Ah, the end of the year. That wondrous time of snow, seasonal holidays, and … stress.
Here are some ideas for freelance tech communicators to consider as the new year approaches. They’re based on thinking like a client rather than like someone who needs to get work from a client. When you put yourself in your client’s shoes, you make more appropriate gestures and are more likely to generate a result that works for your freelance business.
Now is the time to decide whether to make gifts to your clients and what to give. Some may not be able to accept gifts from freelancers or contractors—even small, inexpensive ones. Some may see gifts as a form of bribery. I like to think of end-of-the-year or first-of-the-year gifts as a way of saying “thank you” to clients. (I often don’t get those gifts in the mail until early January, which is a good way of standing out from most of the crowd and positioning my gifts as genuine thank-you gestures.)
I like to give my clients something personal and lasting, rather than food or flowers. Food can be iffy these days, what with all the allergies and personal preferences to juggle. I create my own cards, include my promotional pens, and create a package with something lasting—a calendar, a mug (my all-time favorite was a mug with the new year’s calendar on it, but I haven’t been able to find those for years), a mousepad—something that can be at the client’s side, on the desk, throughout the year, that is practical and useful while a low-key reminder of my existence. Think about what you might like to receive as a gift from a colleague or client, and move in that direction.
It’s also a good idea to send a holiday or new year’s greeting to past and prospective clients. This gesture has at least two advantages. It’s an important opportunity to show class and a grasp of etiquette in appreciating those who make your freelance tech comm business successful. It’s also a reminder that you exist—which can result in new assignments from both recent and apparently long-lost clients. Every time I’ve sent out holiday greetings, with or without gifts, I’ve ended up with a new project, usually from someone I haven’t worked with in awhile who says, “So glad to hear from you—I happen to need someone right now.”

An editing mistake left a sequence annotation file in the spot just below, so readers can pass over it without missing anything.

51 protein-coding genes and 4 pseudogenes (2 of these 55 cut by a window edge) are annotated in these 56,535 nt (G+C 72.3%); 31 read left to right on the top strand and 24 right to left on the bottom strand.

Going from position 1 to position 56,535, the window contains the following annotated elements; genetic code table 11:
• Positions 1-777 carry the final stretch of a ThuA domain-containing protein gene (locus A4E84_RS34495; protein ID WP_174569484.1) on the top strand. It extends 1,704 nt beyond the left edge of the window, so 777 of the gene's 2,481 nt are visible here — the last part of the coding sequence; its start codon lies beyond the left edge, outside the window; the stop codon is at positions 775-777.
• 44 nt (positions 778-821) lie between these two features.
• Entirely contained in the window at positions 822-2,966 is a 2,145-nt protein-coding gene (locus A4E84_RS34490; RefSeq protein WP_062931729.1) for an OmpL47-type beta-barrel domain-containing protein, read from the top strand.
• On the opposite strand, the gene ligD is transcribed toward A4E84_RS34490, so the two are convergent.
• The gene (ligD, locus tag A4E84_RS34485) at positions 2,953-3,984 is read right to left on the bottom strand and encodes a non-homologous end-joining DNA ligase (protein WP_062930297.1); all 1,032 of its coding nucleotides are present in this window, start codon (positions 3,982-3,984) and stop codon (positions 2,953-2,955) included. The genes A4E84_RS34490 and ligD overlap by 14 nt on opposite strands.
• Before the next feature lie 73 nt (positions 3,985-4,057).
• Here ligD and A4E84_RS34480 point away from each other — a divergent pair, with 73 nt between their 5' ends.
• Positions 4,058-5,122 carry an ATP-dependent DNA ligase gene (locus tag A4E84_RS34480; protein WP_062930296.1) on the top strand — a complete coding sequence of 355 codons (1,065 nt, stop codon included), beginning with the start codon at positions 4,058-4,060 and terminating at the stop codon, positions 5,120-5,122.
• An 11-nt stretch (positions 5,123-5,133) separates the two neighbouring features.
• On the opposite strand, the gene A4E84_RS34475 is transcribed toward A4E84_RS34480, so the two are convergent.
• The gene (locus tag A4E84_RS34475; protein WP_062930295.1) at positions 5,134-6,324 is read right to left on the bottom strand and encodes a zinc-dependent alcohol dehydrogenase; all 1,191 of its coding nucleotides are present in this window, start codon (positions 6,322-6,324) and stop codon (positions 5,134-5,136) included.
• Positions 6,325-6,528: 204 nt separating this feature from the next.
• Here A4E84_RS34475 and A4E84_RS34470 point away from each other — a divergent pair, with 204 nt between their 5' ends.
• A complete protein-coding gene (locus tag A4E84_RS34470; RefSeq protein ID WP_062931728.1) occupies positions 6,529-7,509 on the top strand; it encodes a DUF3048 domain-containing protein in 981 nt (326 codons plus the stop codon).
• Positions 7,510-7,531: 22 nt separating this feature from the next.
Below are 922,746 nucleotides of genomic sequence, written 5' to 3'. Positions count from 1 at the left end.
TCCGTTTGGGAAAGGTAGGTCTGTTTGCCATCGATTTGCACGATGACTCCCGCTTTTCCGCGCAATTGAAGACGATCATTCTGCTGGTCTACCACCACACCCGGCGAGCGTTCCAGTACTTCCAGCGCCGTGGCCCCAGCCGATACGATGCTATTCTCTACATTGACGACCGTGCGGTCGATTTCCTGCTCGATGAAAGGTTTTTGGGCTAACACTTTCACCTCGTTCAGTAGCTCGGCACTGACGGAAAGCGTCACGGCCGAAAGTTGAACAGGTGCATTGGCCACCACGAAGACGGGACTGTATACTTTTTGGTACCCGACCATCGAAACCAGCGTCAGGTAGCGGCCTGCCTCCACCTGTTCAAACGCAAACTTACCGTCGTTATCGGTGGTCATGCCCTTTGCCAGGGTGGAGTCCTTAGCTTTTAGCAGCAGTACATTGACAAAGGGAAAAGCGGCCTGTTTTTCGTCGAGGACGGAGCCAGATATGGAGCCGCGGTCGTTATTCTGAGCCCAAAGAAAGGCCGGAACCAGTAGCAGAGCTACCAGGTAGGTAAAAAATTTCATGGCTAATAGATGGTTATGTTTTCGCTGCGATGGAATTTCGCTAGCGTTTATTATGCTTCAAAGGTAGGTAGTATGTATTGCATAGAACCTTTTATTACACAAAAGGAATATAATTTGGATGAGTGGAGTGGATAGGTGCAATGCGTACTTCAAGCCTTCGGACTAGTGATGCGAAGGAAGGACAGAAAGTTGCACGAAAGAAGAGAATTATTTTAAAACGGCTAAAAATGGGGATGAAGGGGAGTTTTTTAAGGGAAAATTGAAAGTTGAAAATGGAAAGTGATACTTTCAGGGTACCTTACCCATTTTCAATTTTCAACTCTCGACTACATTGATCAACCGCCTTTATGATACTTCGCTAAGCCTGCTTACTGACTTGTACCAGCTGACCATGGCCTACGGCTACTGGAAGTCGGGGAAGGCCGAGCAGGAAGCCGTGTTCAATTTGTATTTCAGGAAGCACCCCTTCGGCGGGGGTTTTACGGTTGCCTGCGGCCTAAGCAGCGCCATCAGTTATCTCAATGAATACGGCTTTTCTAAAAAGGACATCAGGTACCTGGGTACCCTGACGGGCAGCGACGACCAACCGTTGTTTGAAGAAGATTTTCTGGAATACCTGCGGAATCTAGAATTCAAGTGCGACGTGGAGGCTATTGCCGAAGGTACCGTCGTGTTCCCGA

This is also the time to look back at how you’ve tried to promote and market your business or services to see what worked and what didn’t. Don’t think of it as making new year’s resolutions, because those have the onus of all those years when we haven’t met them. Think of it as planning for your freelance business.
Make a list of new clients or projects from this year, with notes about how they found you or you found them. If you can track efforts that didn’t work out, do so, because knowing what doesn’t work will save you from wasting time and energy on repeating that negative history. Gather the pro-and-con info so you can start the new year focused on expanding those efforts that paid off and dropping or rethinking the ones that didn’t.
Channeling your inner client for this aspect of your freelance business means having a plan—an actual, conscious approach to finding new clients and working effectively with them. It means planning in the same way that a client might (ideally) organize a tech comm project to fulfill everything needed to make that project work out smoothly—maybe on a smaller scale, but with a similarly structured approach.
I’ve been lucky to have new clients and projects seem to drop into my lap at the moments when I needed them most, thanks to colleague and client referrals, being found through my website and my LinkedIn presence, and other serendipitous factors. For my business to continue to grow, though, I need to be more thoughtful and conscious about finding new opportunities in the new year.
Consider planning new ways to benefit from your STC or other organizational membership—being more active in discussion lists or forums, speaking at chapter meetings or events of other organizations (local Chambers of Commerce are worth considering), teaching a class online or in person for STC or some other group, such as a local writers’ center or college. The more visible and helpful you are to colleagues, the more they will think of you when they can’t take on a new project or client themselves.
Update or expand your website. Enhance your LinkedIn profile. The more ways you can be seen or found, the more clients will come to you.
Consider learning a new skill or how to use a new program (and then announce it!). Our clients need to come up with new things to offer to their customers, so we need to tailor our skills and offerings from a similar perspective.
Do some research to identify new companies or publications to contact for projects, and new trends that you might be able to respond to. It’s a new year—look in new directions! Again, your current and prospective clients will be looking for new products and projects to develop, so think along similar lines, and position yourself to be the freelance tech communicator who would be ideal for helping create and document those products and projects.
An external focus
Overall, approach the new year by thinking outside your personal box. Think about how you respond to inquiries from vendors or service providers, and approach your clients in the ways that work with you.
However you position your freelance business for the new year, here’s to a successful and profitable 2014!
Ruth E. “I can write about anything!” Thaler-Carter (www.writerruth.com) is a long-time, successful freelance writer, editor, proofreader and more. She has spoken at local and national STC conferences; is the author of Get Paid to Write! Getting Started as a Freelance Writer and Freelancing 101: Launching Your Editorial Business; and hosts an annual conference for freelancers through her Communication Central business (www.communication-central.com).